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I wouldn’t buy something as simple as a spring with a proprietary design. Suspension isn’t THAT complicated.

Seems like they found a range where the spring rate matches the valving a little better and that’s about it. If you ever decide to upgrade from there, that spring may not be what you need. I’d look elsewhere.


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They have different part #'s that can be combined in different combinations. Way more than Eibach has.

If I took the time for all the R&D I wouldn't be posting a spread sheet of my findings either.
When I tell you it isn’t that complicated, I mean that it is simple enough that 30 springs are not required. Hopefully you’re talking about more than just the main spring.

You get a spring that’s within the ballpark you need and set preload and crossover for it. That’s it as far as springs go. If it has to be compressed too much, you order a stiffer spring. You do NOT shop around for a 582.634lb/in spring because your 550 is too soft. You go to the next size up.

I can tell you this about suspension trade secrets:

I’ll gladly pour all my info out there and no one will listen. I’ve done it. Hell, you can’t force them to listen.

Anyone with a scale, a tape measure, and some ingenuity can derive the spring rate. It is not that difficult.


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Sigh...

I’ll make this as concise as possible.

So the only thing that can do the job of holding the rig up is the spring.

If it’s heavier, you need to increase preload. Too much and you have to go up in spring rate. For the setups I do, more than one inch of preload in the main spring calls for a stiffer spring. Less than 3/16” and I go lighter.

Your springs get ride height. Multi rate springs work in tandem with compression and rebound, but all they do is set a given height at the end of the day. Valving just changes the rate at which you return to zero. Stiffer springs require less compression and more rebound damping. Bypass has to flow more for stiffer springs.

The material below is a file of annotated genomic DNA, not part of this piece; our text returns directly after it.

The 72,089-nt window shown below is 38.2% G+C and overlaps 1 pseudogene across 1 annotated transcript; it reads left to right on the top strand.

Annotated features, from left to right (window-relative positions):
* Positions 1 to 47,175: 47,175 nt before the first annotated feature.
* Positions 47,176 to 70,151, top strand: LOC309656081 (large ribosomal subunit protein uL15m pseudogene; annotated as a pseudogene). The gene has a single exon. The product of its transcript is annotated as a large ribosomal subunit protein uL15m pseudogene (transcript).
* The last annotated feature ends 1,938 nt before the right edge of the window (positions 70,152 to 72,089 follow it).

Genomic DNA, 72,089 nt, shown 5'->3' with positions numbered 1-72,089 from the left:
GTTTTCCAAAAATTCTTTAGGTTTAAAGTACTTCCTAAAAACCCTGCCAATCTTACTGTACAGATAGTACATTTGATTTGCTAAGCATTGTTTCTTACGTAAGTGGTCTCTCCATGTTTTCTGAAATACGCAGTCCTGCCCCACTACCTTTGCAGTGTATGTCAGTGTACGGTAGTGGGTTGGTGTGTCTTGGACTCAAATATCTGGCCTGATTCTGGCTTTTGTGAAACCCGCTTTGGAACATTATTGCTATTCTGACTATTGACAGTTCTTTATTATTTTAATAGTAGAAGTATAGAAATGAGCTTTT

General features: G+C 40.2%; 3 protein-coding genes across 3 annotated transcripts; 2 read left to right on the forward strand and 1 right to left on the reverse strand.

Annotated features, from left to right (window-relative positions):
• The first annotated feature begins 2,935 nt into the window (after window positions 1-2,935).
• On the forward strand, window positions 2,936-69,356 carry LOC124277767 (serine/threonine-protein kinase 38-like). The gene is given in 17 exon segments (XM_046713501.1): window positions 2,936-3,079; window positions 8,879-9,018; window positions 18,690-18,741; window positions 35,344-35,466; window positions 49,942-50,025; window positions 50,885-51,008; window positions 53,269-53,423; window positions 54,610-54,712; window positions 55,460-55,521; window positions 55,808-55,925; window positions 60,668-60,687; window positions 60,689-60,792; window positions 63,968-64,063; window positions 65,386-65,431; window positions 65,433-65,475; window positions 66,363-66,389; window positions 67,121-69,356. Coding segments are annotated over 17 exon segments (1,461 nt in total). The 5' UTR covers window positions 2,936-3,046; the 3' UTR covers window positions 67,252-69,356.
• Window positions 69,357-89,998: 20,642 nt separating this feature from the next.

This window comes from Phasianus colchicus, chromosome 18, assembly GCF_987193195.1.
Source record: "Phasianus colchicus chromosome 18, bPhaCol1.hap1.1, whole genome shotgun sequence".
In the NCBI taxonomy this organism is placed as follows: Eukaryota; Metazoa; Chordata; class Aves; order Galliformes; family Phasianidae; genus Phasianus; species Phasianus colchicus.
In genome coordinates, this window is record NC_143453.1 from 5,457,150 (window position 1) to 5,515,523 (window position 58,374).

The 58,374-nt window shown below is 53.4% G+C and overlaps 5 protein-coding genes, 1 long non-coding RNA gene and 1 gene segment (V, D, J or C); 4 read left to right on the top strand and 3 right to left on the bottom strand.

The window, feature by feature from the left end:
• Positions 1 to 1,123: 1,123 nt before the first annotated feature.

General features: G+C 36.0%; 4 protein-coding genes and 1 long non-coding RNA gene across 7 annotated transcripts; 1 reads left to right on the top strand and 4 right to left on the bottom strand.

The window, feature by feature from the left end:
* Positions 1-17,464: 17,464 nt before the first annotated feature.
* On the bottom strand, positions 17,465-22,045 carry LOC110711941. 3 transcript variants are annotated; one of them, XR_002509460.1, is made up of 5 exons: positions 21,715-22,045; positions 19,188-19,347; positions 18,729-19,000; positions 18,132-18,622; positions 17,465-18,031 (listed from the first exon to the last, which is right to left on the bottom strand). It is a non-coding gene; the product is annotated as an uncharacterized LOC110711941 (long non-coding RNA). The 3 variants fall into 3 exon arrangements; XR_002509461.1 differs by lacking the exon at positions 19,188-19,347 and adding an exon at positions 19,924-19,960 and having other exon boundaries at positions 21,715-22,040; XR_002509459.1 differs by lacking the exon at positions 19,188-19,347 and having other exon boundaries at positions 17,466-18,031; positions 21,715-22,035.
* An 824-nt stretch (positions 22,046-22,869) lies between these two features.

You cannot avoid these principles. This is not some arcane knowledge.

Springs get to ride height. Multi-rate springs alter quite a few things but at the end of the day, you can’t speak on behalf of the pros if you don’t speak their language. “Leave it to the pros” and “the pros do x so x is better” is direct evidence of a logical fallacy.

I don’t like kits and never have because kits are too generalized and target too generic of an audience. Same thing with new riders buying the exhaust with the coolest ad in the magazine and think they’re the shit; they don’t know and think they do, but we all know and just keep our mouth shut because it isn’t worth the time.

If you can’t spout off trigonometric values or give caster suggestions with nothing but tire size and available up travel off the top of your head, you probably aren’t qualified to legitimately argue a point in suspension.


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You pretty much just argued and debated yourself like Dr. Fauchi.

Originally springs are simple and not complicated. No need for something proprietary.

Now say you don't like kits because they are generic. Well, Eibach kits are as generic as it gets pretty much.

And that is the whole point of ST having many more options.

Someone can have the same machine as me and it could weigh 500 pounds more and be set up for dunes. I don't even know if Eibach options would cover that.

This is not Corvettes here where every single car is going to be very close to the same weight. Identical model UTV's vary drastically from person to person.

You say you have all these years experience building chassis or whatever. But don't think you are taking into account different set ups for different terrain. Plus how drastically different 2 of the same model can be after the owner makes it the way they want it with accessories and mods.
You pay someone to make your decisions and people pay me to make theirs, yet here you are.

You made your point the first time. It was just wrong.

All this talk about weight and literally no other concrete data to figure it out? Seems like you should come run this joint over here for a while.

Tell you what, I’ve got a set of knuckles with a 16 degree KPI, center of hub located 5/16” above KPI center, and 2-3/32” from kpi center to face of hub. Customer wants 30” tires and does mostly high speed hard packed clay trails. What should be the scrub radius target and what offset rims do I need to get there?


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